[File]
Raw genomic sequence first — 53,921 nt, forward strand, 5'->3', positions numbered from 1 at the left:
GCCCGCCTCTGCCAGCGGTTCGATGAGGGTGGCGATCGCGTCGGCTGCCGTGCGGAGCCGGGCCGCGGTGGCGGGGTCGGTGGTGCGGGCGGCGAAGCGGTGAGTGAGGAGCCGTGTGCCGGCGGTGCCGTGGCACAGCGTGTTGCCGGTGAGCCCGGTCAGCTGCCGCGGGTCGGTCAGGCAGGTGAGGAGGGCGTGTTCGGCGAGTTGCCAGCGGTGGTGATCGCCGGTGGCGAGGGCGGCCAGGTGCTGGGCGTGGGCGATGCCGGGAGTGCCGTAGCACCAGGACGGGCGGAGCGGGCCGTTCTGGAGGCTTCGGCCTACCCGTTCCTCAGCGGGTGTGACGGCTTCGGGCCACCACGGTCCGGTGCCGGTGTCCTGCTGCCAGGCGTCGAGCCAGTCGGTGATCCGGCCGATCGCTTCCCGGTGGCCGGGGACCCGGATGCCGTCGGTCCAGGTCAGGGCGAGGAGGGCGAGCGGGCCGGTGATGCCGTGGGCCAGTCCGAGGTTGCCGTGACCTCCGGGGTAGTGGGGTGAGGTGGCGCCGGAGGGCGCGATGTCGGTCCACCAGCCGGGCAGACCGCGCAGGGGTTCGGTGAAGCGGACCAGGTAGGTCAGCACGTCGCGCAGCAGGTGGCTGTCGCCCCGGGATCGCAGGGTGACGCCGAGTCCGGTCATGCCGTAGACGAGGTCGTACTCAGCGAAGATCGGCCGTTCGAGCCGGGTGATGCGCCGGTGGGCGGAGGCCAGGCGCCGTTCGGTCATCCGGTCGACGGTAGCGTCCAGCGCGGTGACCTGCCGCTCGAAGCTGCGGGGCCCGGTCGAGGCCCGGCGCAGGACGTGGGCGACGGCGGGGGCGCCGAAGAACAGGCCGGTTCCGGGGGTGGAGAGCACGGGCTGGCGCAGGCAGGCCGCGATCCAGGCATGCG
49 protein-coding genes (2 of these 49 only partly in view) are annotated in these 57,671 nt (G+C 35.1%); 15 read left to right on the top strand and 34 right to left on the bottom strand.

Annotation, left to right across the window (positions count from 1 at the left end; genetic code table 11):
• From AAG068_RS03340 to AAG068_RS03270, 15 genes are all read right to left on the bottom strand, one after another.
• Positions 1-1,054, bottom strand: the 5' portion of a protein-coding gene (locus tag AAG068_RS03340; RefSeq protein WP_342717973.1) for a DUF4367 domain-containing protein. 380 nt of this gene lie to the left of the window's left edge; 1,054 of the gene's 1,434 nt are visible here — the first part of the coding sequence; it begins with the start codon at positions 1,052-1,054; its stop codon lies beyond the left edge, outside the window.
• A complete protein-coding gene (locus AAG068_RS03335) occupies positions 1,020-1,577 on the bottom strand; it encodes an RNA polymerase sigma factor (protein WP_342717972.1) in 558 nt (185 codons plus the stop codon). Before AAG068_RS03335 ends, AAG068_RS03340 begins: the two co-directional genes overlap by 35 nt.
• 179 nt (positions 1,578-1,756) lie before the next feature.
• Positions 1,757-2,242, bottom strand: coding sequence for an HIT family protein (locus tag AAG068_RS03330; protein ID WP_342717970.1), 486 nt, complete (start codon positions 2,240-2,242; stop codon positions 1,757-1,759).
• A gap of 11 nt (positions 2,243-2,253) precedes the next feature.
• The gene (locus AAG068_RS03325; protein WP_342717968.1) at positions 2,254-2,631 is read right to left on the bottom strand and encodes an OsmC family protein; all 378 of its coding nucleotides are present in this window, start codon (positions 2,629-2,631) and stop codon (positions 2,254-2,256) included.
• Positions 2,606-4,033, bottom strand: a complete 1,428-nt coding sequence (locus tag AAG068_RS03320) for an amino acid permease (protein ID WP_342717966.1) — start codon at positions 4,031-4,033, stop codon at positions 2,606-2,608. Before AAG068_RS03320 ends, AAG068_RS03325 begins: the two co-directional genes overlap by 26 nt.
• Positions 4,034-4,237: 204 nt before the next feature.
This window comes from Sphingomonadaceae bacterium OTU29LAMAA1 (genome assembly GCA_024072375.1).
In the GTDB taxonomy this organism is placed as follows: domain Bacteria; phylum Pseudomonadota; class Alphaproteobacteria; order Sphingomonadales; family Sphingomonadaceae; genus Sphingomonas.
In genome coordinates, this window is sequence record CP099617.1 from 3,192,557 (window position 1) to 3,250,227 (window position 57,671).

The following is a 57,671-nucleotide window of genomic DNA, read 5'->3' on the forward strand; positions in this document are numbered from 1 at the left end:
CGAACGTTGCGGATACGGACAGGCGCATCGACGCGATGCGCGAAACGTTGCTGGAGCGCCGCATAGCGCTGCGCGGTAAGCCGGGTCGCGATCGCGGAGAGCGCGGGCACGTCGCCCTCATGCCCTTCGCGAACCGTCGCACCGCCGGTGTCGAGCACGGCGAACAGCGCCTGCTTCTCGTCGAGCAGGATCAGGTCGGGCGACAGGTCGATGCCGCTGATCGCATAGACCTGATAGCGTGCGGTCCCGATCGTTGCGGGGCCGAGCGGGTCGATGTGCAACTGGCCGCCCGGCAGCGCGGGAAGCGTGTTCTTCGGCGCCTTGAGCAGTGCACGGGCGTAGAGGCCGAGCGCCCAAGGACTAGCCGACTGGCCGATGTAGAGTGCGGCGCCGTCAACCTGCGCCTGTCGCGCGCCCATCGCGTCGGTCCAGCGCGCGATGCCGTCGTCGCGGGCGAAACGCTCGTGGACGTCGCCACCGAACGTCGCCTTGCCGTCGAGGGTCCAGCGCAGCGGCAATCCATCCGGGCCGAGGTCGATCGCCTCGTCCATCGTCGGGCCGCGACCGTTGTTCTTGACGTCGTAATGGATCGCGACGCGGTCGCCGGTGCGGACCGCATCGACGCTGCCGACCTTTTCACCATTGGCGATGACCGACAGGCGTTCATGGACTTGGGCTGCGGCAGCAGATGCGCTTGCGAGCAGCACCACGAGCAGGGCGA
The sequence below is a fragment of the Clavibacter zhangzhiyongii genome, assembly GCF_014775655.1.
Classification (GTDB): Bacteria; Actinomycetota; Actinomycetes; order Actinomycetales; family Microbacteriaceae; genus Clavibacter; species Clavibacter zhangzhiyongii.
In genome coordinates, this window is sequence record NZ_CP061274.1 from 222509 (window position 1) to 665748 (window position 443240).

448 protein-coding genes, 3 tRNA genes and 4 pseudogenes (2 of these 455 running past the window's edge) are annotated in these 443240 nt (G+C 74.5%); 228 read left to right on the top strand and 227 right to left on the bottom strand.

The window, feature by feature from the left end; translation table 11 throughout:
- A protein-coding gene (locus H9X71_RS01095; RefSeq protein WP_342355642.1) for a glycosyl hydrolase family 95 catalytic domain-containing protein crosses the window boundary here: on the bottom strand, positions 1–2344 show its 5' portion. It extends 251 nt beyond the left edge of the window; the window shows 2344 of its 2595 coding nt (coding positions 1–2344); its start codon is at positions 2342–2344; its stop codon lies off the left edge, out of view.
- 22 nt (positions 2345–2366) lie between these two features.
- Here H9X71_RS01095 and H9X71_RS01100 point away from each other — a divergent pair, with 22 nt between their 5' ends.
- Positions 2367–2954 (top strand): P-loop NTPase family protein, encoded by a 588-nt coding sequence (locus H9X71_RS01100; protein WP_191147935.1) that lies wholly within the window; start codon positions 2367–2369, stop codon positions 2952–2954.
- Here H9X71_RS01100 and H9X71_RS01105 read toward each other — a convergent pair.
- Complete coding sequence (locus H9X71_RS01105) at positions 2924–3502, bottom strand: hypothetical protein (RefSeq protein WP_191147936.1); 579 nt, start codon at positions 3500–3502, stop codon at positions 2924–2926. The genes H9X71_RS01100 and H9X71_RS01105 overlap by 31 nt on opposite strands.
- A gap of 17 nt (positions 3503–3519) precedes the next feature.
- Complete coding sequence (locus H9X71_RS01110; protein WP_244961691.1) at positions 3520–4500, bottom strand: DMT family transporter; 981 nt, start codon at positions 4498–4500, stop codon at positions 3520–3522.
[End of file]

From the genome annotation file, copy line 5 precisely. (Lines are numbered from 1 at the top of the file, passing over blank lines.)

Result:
• From AAG068_RS03340 to AAG068_RS03270, 15 genes are all read right to left on the bottom strand, one after another.